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Tree planting on the former Matsuo Mine site

ID番号 N53789 更新日 平成29年3月22日

This year tree-planting work was once again organized by the Environmental Conservation Section

This year’s tree-planting event from the Environmental Preservation Division was held on September 3rd, 2016.

Why do we plant trees?

Current recovery of the grassland due to work done at the source of the pollution
Current recovery of the grassland due to work done at the source of the pollution

The forest on the site of the former Matsuo Mine was devastated by the open-cast mines and slag heap deposits. With the prefecture’s work at the source of the pollution, the area has recovered to become grasslands, but the poor quality of the soil means that fertilizer must be applied every few years or else the grass will die off. Trees and shrubs in the surrounding areas are too far away to spread into this site, and seeds planted in the soil do not spread their roots in the underdeveloped humus layer. A mat of lichen now flourishes on what was once barren soil, but that makes it even harder for seeds to take root.

 

Mat of flourishing lichen on a once-barren area
Mat of flourishing lichen on a once-barren area

The Tohoku Area Environmental Planning and Research Group, a group of people with academic standing and experience in this field, were consulted about the situation. Based on their investigation and research, it was deemed necessary to purposely plant trees ourselves in order to encourage vegetation to naturally spread to the site. Leaving the site alone would only result in the return of a barren wasteland.

 

Tree-planting Activities

An Iwate company made a proposal to the prefectural government and began trial planting on the site of the open-cast mines in 1986. Following that, a few other groups, including the Tohoku Area Environmental Planning and Research Group, carried out trial planting on small plots of land as well.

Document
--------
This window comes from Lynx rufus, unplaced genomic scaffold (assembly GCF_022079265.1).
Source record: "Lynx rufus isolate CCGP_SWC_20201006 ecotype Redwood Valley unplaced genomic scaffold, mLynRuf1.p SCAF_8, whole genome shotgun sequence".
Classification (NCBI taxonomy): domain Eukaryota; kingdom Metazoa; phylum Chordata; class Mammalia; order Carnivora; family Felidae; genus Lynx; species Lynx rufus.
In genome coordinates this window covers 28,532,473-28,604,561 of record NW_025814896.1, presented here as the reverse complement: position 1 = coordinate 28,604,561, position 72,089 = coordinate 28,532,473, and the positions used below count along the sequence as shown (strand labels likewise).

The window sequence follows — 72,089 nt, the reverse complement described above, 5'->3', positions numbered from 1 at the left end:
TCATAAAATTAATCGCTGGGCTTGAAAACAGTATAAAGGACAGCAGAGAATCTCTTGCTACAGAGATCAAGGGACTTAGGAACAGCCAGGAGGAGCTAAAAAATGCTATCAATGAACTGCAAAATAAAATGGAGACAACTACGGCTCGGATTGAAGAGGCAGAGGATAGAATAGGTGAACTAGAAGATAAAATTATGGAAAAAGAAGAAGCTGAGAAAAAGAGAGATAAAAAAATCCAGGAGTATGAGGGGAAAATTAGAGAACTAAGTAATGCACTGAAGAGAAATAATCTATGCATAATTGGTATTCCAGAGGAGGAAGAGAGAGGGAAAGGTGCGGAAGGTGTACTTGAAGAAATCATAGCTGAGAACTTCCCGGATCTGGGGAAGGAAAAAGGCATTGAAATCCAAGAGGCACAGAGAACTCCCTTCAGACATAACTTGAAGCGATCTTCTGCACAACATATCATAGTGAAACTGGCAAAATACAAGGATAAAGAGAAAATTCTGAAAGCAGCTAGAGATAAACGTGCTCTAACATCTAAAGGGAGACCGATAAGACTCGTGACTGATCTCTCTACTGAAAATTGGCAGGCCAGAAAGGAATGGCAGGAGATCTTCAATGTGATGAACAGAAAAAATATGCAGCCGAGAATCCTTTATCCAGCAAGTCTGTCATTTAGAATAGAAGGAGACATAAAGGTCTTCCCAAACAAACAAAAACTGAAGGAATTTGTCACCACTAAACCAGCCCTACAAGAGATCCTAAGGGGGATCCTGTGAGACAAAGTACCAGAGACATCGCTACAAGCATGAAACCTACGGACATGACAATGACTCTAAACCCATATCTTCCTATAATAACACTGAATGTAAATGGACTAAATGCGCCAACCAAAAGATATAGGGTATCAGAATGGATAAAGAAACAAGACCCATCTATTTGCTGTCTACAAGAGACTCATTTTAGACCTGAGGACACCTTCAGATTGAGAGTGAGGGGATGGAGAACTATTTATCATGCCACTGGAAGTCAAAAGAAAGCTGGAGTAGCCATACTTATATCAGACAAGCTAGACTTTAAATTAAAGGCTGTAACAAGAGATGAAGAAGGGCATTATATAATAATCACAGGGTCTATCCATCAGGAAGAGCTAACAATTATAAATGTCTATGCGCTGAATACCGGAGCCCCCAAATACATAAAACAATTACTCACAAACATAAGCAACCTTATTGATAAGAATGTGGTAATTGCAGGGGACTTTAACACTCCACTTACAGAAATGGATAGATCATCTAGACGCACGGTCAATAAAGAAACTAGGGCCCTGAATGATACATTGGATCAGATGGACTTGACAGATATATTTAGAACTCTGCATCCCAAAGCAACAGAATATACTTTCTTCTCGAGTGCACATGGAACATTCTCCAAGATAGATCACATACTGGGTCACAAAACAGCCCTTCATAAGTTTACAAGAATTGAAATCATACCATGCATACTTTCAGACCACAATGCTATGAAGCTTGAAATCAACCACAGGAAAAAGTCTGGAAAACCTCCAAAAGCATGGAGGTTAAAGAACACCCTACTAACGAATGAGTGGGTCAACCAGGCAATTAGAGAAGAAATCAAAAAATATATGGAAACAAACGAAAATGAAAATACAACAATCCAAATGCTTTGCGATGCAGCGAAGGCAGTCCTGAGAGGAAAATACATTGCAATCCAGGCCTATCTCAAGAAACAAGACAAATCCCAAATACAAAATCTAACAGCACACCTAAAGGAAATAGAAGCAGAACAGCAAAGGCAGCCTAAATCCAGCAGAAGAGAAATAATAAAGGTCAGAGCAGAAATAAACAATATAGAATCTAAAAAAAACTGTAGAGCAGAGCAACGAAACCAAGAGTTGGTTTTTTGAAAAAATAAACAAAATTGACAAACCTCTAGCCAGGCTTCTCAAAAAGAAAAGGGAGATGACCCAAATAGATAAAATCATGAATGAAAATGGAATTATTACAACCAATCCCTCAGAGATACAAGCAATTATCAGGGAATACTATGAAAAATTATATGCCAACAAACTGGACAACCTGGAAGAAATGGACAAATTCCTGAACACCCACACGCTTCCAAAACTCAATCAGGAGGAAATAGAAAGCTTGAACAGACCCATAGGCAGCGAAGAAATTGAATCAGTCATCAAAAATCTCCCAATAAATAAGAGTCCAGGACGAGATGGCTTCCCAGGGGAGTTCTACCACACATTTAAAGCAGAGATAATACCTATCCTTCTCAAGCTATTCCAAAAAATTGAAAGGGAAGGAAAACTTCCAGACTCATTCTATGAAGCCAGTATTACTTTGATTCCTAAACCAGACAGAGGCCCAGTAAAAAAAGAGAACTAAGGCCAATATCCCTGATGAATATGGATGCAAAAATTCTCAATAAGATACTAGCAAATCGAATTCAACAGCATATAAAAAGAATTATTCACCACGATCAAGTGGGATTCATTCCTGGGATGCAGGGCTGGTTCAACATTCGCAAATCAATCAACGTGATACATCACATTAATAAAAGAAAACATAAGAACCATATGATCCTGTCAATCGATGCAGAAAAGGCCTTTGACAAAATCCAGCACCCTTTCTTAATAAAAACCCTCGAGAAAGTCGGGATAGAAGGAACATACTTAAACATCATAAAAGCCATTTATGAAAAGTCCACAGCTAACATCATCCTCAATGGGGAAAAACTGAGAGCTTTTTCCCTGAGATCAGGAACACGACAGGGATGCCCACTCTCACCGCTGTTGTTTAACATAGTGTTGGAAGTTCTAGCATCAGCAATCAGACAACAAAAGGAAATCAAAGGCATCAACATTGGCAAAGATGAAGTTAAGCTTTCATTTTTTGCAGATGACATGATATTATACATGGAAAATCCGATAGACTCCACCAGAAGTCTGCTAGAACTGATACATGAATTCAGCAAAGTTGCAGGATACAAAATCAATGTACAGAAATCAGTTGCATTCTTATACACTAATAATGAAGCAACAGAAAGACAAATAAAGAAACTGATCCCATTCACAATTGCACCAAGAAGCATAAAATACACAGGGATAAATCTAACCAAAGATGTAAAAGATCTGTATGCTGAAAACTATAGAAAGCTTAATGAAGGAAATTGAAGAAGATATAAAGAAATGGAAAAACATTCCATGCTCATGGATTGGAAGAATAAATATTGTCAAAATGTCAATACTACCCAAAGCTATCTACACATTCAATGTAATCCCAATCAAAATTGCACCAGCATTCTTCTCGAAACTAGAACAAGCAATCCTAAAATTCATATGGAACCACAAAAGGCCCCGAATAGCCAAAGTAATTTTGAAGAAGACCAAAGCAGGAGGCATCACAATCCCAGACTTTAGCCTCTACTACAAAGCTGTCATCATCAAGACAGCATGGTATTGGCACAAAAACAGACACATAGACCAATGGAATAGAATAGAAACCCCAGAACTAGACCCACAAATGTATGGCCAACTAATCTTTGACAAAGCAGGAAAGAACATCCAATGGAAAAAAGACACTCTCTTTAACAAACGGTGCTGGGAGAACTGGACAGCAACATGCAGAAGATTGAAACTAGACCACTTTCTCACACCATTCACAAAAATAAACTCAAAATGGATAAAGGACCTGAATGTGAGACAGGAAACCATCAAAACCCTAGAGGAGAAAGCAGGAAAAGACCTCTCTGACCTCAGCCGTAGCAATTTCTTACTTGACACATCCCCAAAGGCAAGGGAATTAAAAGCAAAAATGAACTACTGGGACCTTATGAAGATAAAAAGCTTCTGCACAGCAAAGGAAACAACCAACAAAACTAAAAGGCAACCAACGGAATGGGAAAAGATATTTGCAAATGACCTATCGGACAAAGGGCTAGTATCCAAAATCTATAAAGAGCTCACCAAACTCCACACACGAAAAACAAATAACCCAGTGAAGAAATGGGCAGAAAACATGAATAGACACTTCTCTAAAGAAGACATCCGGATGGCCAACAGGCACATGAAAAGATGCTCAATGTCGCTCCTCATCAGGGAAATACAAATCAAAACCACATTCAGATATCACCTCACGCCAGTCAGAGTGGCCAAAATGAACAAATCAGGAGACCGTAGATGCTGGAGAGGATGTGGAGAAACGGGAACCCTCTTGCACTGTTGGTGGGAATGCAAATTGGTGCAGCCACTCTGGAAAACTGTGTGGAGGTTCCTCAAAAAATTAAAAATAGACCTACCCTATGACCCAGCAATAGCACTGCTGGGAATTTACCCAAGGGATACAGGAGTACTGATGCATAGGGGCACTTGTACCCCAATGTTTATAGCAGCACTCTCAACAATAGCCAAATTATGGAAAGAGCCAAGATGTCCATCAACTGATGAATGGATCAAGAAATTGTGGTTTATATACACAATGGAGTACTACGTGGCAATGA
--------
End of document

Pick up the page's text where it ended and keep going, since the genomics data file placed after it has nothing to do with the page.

Between 2002 and 2004, the Tohoku Area Environmental Planning and Research Group carried out trial planting on a larger scale. Beginning in 2005, they called on residents in the prefecture to participate as well, and numbers grew each year, with 200 people taking part in 2007.

The trees planted were species found growing in the areas around the mine including Erman’s birch, Japanese silverberry, a species of Japanese alder, and Japanese rowan.

In other developments, the Moribito Project Committee opened their Michinoku Office in April 2008, and their work includes making seed pots. Since 2009, they have made about 32,000 seed pots and they began planting those trees in 2010.

As these projects developed, an association was needed to oversee forest cultivation and environmental studies, as well as to give guidance and advice to other groups concerning the regeneration of the Matsuo Mine site. In 2010, the Matsuo Mine Forest Regeneration Association was formed. (Members as of April 2015: Tohoku Area Environmental Planning and Research Group; Moribito Forest Project; Environmental, Ecological and Engineering Research Center; Matsuo Forest Regeneration Research Group; Environmental Preservation Division of Iwate Prefectural Government)

The owners of the land, the Morioka Forest Management Office (currently under the jurisdiction of the Northern Iwate Forest Management Office), entered into an agreement with the Association and Iwate Prefectural Government that use the land for forest cultivation at the former Matsuo Mine or for running events there. The agreement was signed on May 20th, 2010.

Tree-planting Activities

関連リンク

このページに関するお問い合わせ

Mining and Water Resources Section (Mining), Environmental Preservation Division,
Department of Environment and Residential Life

(020-8570) 10-1 Uchimaru, Morioka, Iwate, JAPAN
T E L:019-629-5358 F A X:019-629-5364




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